I wasn’t too surprised when I couldn’t locate my troubles, as I had a fair number of miles on the old motor. I want to note here the “I” means I’m getting my hands dirty. Many of these repairs we have done are things most drivers can do with the supervision of a certified mechanic. I consider myself fortunate to have a superior one right here close to home. He is someone who is willing to work with me and allow me to help in the shop, which saves him from having to pay for additional labor to clean parts and sweep the floor. I may be an old dog, but I’m not too old to learn new tricks. I just can’t bring myself to pay these dealerships $150 or more an hour for someone to clean up the shop area, then question if the part they used was genuine CAT or some knock off.
Motor work is about the only thing I don’t do myself. When it comes to those repairs, I have people I trust to pull the wrenches for me. Why? Because they do good work, and if any part is substandard, they will recognize it and refuse to use it. These are people who have proved themselves to me and are willing to work on my schedule. I can hear the nay sayers now, complaining that it wasn’t done at a certified shop, so it won’t be covered by warranty. In some cases, that’s right, but not in all cases. I don’t always buy up the warranty, either, unless it’s a product I trust. Did you know most warranties don’t cover labor in the case of a repair, they only cover the parts? In the case of my engine, the parts are covered for two years, even if we put them in ourselves. In the case of my new transmission, it is covered for 48 states with towing, and all I had to do was fill out the paperwork. Most repair facilities won’t even tell you that.
I have had repairs done in many “truck shops” only to find out later they used off-market parts and, in general, they cut corners to save time and money. This is an expense none of us can afford. Wasted money is just that – wasted – it’s gone, and it’s not coming back! You are not going to get any future use from it. In fact, it may cost you more to fix the problem later on. Time is another thing that wastes money. Good luck getting reimbursed for that, even if you do have insurance. Excessive down time might be the difference between staying in business and ceasing to operate.
These big fancy dealerships and shops that look like they belong on the Discovery Channel didn’t get that way by giving their customers a good value. They calculated a hefty profit into every work order they performed, and you are just another job in a long, never ending list. Chances are they will leave your truck sitting in their yard for as long as it takes for them to get around to fixing your issue. Then, if there is a hiccup in the supply chain, they have no vested interest in getting you moving. Once again, time is money, so do your own research and find the parts needed for the repair. We finally located the cause of my heat related issues and, as we suspected, it was a blown head gasket. But that didn’t prove to be the cause – I had a cracked head – and that’s the fourth one I have put on this engine.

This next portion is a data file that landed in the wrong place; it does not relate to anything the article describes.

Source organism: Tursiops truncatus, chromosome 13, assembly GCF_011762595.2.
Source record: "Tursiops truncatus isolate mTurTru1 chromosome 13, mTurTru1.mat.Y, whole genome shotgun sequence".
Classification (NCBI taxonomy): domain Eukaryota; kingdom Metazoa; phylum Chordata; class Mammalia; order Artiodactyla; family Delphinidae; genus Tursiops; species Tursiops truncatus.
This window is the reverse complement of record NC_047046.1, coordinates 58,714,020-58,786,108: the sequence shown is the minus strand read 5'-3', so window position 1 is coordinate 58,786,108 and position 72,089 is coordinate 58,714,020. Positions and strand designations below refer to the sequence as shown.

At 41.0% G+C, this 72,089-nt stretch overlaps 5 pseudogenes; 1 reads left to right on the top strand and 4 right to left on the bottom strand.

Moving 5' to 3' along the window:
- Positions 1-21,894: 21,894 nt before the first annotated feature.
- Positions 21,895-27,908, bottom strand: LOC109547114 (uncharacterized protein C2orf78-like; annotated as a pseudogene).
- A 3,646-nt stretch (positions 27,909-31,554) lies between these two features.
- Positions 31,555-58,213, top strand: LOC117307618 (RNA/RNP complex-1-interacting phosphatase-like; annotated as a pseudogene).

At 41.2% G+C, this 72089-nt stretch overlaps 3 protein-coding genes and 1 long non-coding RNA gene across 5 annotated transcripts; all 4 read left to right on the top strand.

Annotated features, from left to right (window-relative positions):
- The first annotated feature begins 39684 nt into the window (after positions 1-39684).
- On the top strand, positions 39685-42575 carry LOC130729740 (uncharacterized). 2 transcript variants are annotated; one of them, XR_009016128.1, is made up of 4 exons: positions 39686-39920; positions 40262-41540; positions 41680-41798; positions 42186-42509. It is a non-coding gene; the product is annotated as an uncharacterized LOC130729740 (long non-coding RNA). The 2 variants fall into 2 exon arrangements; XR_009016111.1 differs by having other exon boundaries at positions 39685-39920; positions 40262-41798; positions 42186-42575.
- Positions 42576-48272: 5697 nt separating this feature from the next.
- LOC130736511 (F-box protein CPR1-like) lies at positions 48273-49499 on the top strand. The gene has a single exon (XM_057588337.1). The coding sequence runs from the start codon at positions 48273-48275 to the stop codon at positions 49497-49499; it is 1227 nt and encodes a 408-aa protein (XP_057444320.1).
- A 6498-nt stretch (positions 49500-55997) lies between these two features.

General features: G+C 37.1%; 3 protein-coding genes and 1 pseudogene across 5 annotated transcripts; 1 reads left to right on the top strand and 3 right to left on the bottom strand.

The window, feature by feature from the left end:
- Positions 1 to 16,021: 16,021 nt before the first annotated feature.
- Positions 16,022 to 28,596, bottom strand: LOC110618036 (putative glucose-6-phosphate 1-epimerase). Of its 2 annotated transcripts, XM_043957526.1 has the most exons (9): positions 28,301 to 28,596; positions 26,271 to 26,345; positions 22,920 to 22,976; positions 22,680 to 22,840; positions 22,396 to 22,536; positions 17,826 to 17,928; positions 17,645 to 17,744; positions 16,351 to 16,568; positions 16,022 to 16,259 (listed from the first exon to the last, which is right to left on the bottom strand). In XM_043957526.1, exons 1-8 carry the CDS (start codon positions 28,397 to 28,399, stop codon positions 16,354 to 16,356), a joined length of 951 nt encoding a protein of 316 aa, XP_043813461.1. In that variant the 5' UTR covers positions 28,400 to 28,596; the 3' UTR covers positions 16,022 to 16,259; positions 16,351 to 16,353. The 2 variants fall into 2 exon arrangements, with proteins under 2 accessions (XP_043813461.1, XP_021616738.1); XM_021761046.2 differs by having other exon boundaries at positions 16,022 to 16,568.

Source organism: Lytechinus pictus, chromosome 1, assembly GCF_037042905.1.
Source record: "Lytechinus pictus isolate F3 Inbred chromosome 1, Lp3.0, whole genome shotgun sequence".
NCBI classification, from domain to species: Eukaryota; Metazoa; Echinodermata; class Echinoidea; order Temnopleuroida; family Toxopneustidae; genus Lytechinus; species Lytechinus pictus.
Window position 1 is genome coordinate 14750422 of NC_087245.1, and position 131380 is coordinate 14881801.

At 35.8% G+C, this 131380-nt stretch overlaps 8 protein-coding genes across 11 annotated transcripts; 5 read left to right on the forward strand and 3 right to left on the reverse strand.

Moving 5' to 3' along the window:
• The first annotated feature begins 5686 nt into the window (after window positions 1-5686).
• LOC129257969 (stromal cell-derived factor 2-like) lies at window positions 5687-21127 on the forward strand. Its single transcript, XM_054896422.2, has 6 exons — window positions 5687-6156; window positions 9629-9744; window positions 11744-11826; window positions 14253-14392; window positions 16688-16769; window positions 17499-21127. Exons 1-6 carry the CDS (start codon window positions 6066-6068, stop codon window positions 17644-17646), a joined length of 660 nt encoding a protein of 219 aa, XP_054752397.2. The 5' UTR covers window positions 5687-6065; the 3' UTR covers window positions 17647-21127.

Caterpillar’s track record isn’t too good when it comes to reman heads. They are expensive to change, and I’m tired of the downtime, not to mention they cost more after the core charge than a brand new aftermarket one. Since I didn’t need a platinum overhaul kit, I wanted to save some money using what they call a gold kit. We were having some difficulty locating piston packs for my engine, so I made a couple phone calls and inside of 30 minutes there were parts on the way (I even arranged for custom balancing of the rods and pistons). Thank you to Diesel Freak of Gaylord, Michigan.
I wasn’t exactly sure what parts I needed, but with some basic instructions, I was able to help round up replacement parts before we even turned the first bolt. Along the way, I gathered information about possible items that might need fixing while we were already in the motor. I had most of the gasket kits and seals in my inventory, and with a day or two of watching videos and collecting source materials, I was able to ask the right questions for my mechanic to advise me. Sure, I spent more money than I had budgeted for, but we fixed a lot more stuff than I originally thought I would, like the front accessory cover, the bearing for the idler pulleys, and the bull gear.